Posts tagged "1010716"

Bowers v. P. Wile’s Inc. (Lawyers Weekly No. 10-107-16)

NOTICE:  All slip opinions and orders are subject to formal revision and are superseded by the advance sheets and bound volumes of the Official Reports.  If you find a typographical error or other formal error, please notify the Reporter of Decisions, Supreme Judicial Court, John Adams Courthouse, 1 Pemberton Square, Suite 2500, Boston, MA, 02108-1750; (617) 557-1030;   SJC-11923   LINDA S. BOWERS  vs.  P. WILE’S, INC.[1]       Middlesex.     January 7, 2016. – July 28, 2016.   Present:  Gants, C.J., Spina, Cordy, Botsford, Duffly, Lenk, & Hines, JJ.[2]     Negligence, Retailer.  Practice, Civil, Summary judgment.       Civil action commenced in the Superior Court Department on February 24, 2012.   The case was heard by Paul D. Wilson, J. on a motion for summary judgment, and a motion to vacate judgment was also heard by him.   After review by the Appeals Court, the Supreme Judicial Court granted leave to obtain further appellate review.     Joseph T. Black for the defendant. David McCormack for the plaintiff.   The following submitted briefs for amici curiae: William P. Mekrut for Massachusetts Defense Lawyers’ Association. Carol A. Kelly for Property Casualty Insurers Association of America. Annette Gonthier Kiely, Michael C. Najjar, Tomas R. Murphy, & Elizabeth N. Mulvey for Massachusetts Academy of Trial Attorneys.     DUFFLY, J.  In this case we are called upon to determine whether the “mode of operation” approach to premises liability,  see Sarkisian v. Concept Restaurants, Inc., 471 Mass. 679, 683 (2015) (Sarkisian), and Sheehan v. Roche Bros. Supermkts., Inc., 448 Mass. 780, 788 (2007) (Sheehan), is applicable with respect to the operation of a garden store.  The plaintiff, Linda Bowers, suffered a displaced fracture of her right hip after she slipped and fell on a walkway leading into a Cape Cod garden store owned by the defendant, P. Wile’s, Inc., doing business as Agway of Cape Cod (Agway).  Agway maintains what the parties refer to as a “gravel area” near the concrete walkway leading into the store, where landscaping items are displayed for sale.  Customers may enter the gravel area, which consists of small stones less than one inch in diameter,[3] and shop for products displayed there without assistance from any Agway employee. After she fell on Agway’s premises, Bowers filed a complaint in the Superior Court asserting that she tripped on a stone that had migrated from the gravel area to the walkway, and that Agway knew that the movement of the stones from the gravel area created a risk of tripping on the walkway, but failed to take reasonable steps to mitigate that risk.  Agway moved for summary judgment, arguing that, under the traditional theory of premises liability, where […]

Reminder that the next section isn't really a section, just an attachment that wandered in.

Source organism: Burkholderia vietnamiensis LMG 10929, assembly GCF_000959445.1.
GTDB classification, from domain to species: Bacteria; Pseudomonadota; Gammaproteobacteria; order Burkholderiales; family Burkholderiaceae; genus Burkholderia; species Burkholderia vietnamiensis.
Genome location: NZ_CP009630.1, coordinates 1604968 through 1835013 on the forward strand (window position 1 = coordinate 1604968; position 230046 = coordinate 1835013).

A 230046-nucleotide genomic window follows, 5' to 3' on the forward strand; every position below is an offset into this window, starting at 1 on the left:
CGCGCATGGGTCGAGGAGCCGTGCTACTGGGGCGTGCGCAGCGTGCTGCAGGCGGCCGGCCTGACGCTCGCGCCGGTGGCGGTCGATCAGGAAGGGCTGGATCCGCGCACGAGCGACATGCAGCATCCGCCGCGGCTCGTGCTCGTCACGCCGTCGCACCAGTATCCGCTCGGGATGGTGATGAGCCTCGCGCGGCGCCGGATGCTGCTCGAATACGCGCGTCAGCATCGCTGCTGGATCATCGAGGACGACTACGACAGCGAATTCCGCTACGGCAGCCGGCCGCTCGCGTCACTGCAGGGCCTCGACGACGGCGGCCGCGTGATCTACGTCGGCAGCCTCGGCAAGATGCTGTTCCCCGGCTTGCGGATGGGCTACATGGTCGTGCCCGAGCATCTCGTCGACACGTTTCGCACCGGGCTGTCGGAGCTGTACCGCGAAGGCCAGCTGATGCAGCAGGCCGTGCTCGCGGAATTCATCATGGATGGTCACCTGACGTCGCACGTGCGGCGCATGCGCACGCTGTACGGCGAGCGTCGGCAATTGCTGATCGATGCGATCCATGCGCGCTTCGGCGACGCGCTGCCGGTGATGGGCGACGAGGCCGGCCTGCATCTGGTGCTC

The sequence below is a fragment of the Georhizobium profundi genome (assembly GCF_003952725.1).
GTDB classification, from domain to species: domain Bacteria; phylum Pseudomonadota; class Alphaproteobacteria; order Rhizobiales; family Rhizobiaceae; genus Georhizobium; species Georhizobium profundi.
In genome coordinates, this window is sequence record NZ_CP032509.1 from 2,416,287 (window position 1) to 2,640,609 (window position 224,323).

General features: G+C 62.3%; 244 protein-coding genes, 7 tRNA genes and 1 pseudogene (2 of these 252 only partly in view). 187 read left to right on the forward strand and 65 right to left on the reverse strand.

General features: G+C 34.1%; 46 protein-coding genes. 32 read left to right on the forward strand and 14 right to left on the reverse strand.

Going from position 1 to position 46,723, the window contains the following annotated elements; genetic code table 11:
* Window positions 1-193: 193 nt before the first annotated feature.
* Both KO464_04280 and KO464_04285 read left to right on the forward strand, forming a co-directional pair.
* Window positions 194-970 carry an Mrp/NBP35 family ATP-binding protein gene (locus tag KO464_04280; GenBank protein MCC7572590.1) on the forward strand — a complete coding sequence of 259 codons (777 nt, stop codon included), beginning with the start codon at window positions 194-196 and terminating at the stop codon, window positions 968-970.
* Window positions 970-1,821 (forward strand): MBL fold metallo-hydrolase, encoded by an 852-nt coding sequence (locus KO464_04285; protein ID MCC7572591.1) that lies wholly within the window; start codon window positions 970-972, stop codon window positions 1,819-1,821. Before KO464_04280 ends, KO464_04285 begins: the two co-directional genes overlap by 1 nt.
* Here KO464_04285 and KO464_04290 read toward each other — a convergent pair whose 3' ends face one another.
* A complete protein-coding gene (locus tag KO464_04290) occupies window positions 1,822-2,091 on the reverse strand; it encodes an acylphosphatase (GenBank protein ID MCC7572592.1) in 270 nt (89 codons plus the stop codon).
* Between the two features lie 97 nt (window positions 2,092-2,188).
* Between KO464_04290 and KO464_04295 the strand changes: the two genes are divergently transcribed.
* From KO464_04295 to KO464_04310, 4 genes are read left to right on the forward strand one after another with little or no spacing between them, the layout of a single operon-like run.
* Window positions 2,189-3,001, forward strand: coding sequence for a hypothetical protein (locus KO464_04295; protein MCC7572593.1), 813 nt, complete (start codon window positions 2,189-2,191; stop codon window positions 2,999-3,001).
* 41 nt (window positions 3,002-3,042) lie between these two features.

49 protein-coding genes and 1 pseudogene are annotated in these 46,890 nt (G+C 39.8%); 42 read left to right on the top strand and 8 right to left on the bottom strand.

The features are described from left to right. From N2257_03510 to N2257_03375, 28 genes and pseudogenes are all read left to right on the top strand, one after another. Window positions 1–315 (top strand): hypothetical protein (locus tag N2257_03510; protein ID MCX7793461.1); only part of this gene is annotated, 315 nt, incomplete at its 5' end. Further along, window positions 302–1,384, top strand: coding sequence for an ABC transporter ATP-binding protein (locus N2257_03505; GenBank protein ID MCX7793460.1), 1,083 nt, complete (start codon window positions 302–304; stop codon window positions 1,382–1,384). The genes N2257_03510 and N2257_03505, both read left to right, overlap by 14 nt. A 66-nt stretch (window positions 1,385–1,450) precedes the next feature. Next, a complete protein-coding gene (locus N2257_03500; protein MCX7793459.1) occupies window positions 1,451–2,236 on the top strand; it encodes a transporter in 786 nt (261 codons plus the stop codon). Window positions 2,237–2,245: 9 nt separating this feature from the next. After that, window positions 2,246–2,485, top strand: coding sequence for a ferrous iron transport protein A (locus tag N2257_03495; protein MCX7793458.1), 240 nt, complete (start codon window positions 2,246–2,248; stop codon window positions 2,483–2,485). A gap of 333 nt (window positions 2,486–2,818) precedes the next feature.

Posted by Massachusetts Legal Resources - July 28, 2016 at 5:37 pm

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